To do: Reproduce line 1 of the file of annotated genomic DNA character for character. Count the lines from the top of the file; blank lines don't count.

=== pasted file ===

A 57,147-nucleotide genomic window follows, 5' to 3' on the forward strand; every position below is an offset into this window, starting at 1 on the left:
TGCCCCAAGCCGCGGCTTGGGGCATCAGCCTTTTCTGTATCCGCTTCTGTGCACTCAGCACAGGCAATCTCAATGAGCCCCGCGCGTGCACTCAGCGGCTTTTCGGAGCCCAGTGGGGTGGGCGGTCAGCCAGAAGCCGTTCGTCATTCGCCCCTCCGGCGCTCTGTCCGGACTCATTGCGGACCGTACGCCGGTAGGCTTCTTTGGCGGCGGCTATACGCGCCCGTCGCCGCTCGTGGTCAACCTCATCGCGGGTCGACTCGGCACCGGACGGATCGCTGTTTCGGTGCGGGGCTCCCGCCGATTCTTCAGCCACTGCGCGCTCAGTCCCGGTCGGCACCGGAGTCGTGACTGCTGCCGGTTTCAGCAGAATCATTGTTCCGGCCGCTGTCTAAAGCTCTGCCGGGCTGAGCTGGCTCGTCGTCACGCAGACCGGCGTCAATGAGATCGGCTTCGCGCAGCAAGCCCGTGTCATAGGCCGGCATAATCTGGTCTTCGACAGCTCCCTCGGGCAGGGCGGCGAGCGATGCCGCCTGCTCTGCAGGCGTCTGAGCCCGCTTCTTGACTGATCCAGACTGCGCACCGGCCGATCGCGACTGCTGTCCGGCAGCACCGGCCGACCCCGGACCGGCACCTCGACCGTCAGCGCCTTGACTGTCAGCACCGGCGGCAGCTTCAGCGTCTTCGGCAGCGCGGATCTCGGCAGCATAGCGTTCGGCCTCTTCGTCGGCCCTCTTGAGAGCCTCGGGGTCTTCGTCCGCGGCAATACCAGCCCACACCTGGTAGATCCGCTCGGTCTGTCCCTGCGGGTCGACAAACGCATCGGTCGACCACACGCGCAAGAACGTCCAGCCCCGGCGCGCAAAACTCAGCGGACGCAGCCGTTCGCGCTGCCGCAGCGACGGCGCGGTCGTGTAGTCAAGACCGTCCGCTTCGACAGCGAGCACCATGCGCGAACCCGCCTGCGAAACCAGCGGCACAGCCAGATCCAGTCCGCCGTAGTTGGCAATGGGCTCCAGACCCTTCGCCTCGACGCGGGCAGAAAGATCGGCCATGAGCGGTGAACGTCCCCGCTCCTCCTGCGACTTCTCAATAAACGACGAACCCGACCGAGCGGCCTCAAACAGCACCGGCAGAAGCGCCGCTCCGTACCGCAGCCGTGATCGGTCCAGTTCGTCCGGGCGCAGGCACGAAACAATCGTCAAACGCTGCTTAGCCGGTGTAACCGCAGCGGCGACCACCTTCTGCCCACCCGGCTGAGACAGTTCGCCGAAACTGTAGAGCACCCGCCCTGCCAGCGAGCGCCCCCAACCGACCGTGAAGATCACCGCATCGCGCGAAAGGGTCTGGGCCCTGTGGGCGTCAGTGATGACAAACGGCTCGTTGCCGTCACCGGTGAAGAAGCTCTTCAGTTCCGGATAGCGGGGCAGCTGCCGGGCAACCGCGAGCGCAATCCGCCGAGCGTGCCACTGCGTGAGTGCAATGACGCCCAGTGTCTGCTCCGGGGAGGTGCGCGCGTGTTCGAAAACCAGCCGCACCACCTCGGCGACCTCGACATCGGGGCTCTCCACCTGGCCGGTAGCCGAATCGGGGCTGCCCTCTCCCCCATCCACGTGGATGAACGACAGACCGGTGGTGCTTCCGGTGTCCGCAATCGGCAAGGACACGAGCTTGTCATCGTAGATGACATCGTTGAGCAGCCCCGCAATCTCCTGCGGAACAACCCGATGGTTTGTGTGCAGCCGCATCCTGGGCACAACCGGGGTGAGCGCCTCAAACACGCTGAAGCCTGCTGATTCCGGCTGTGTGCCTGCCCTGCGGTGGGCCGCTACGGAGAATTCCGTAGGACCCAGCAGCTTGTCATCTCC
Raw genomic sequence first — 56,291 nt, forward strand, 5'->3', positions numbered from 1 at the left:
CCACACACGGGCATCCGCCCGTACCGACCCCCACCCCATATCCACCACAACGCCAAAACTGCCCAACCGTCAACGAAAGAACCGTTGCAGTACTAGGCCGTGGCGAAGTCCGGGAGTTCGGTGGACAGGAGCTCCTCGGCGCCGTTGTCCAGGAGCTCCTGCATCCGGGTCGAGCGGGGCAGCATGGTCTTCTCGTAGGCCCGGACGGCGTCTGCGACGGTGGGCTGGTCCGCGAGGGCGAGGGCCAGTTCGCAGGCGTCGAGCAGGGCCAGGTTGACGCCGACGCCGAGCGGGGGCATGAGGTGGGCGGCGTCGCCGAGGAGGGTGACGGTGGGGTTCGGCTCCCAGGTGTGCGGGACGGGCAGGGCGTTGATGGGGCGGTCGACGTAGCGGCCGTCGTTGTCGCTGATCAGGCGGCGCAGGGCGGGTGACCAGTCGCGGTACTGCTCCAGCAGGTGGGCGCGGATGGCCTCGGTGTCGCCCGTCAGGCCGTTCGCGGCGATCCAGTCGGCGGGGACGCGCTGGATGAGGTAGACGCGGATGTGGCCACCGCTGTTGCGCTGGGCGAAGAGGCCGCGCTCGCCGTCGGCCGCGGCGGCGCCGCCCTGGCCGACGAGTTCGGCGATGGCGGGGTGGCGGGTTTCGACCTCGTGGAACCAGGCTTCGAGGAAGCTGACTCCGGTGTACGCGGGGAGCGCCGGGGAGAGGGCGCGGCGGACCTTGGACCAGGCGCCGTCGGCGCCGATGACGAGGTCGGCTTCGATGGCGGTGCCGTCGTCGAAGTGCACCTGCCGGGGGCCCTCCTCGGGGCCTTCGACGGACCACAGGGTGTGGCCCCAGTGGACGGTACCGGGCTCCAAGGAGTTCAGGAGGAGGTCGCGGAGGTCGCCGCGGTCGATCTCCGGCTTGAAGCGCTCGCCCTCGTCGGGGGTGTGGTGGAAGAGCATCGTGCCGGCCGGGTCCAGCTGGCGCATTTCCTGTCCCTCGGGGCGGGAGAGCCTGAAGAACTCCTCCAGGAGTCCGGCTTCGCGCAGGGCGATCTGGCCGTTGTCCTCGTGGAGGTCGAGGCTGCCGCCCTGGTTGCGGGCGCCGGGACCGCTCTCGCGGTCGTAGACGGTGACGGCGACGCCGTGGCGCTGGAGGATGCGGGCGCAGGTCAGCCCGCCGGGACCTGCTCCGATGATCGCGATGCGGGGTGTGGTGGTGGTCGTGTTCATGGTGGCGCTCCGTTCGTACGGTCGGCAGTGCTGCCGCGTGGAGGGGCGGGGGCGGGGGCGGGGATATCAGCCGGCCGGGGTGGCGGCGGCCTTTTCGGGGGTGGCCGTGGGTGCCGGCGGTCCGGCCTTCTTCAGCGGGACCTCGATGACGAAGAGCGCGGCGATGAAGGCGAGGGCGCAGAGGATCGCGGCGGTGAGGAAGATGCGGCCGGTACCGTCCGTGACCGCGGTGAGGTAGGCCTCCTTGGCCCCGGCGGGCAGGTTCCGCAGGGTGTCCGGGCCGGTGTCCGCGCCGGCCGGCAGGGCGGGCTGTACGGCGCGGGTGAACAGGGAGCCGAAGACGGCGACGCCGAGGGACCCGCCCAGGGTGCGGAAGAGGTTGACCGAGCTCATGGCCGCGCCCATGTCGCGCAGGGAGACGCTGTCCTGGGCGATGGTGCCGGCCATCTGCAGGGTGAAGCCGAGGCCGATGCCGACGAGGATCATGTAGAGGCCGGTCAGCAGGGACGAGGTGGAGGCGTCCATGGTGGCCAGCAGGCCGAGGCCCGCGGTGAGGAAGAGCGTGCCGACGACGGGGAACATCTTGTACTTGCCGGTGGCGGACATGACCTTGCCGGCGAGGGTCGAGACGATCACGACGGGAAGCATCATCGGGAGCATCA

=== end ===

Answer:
A 57,147-nucleotide genomic window follows, 5' to 3' on the forward strand; every position below is an offset into this window, starting at 1 on the left: